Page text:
Tip #7: There are a few key words that you should write on your subscription when you sent it off to us little office fairies. I truly wish that I could set these up for everyone, but we're not allowed to do anything to them unless these key phrases are used. Are you ready?
- "Do not sell or rent my information."
You know how you sometimes order something from one place, and then end up getting all of that junk mail from people that you've never heard of and have no idea how they found you? We gave that information to them. Companies sell names and addresses of their customers to other companies, these companies buy them to build their client base. That simple phrase is the "Do Not Call" list for junk mail. When you say those magic words we are allowed to put a block on your account so they don't show up on any of those lists. Walah. Junk mail avoided.
- "Do not auto renew for myself and/or gifts."
As I said before you'll never get a bill for something from the past, but saying to not auto renew makes it to where you don't have that "unpaid balance" on your account. When the subscription is coming close to an end they'll send you a renewal notice, letting you know that it's about to expire and asking if you'd like to renew. This is just nicer and less scary than getting something in the mail that makes you think you owe them money.
Tip #8: If at any point in your adult life anyone has ever looked at anything you've written and asked "What does that say?" for the love of all things holy please, for the sake of all of us data entry techs, type out your order. It's easier for everyone involved. People write out their names and addresses for themselves and their gifts and sometimes we have absolutely no idea where we're supposed to send them, or who we're supposed to send them to because they're so hard to read. If you've ever ordered a gift subscription for someone and it ended up at your house with their name on it I can 110% promise you it's because one of us lowly peons couldn't figure out where it was going to. Also, don't write in cursive. I know, I know. It's pretty and you learned how to do it in elementary school and have to be able to use it somewhere, I get it I do. But don't. A) Sometimes your cursive isn't as pretty as you think it is and just looks like someone scribbled on the paper leading to more "what the hell are they saying?" and 2) Surprisingly enough, not everyone knows how to read cursive. I have a friend who never learned. I asked her what she did for a signature then and her response was "I dunno... I scribble?" Which is exactly what your cursive looks like to people that can't read it.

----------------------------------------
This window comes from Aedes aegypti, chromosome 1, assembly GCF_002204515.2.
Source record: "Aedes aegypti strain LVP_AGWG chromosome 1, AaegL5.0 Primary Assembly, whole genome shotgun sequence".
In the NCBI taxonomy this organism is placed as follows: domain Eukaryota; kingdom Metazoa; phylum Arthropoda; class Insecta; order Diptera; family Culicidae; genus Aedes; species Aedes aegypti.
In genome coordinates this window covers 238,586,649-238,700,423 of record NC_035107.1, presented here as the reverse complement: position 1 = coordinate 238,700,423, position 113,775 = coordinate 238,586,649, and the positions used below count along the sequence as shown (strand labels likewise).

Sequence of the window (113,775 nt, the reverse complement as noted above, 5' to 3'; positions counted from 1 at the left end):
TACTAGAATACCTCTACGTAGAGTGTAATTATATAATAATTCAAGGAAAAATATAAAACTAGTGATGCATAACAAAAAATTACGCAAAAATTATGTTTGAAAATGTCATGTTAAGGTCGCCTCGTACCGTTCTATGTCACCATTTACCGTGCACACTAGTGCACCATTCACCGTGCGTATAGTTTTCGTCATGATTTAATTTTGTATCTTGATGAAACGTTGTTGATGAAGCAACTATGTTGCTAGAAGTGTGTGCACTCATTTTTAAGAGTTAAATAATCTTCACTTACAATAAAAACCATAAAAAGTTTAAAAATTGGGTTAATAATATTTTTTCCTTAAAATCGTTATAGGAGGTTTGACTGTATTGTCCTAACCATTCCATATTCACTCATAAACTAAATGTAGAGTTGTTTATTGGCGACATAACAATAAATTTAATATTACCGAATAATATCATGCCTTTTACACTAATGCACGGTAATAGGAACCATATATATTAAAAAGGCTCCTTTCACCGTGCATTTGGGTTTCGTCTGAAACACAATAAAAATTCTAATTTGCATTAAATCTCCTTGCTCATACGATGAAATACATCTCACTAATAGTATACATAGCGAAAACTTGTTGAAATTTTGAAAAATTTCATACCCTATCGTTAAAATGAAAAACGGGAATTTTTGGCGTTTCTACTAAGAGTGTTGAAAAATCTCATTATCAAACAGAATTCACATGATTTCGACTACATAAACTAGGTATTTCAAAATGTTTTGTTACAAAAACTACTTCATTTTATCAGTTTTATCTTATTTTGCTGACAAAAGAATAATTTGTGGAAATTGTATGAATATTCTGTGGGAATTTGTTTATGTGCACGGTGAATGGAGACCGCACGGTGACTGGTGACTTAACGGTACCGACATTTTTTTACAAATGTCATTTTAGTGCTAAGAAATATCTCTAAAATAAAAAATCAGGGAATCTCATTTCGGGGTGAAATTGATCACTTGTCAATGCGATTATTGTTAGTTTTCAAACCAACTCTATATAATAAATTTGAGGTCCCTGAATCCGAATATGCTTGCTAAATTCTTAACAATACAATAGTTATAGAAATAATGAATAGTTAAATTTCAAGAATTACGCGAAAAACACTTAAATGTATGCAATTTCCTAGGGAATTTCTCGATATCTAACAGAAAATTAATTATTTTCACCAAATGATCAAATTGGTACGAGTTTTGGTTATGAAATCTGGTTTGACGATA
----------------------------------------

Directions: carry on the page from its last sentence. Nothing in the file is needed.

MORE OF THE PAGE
Tip #9: Before you send it off, especially with gift subscriptions double check all of the addresses. Did you include a street number? The apartment number? Is the zip code right? Are all names spelled correctly? We go by what is written (or when the handwriting is awful what we think is written) for where we're sending that magazine to. If you said it went to Detroit but you really meant that it went to Delta, guess what? That sucks for you you're not going to get it until you realize the mistake because it's going to Delta.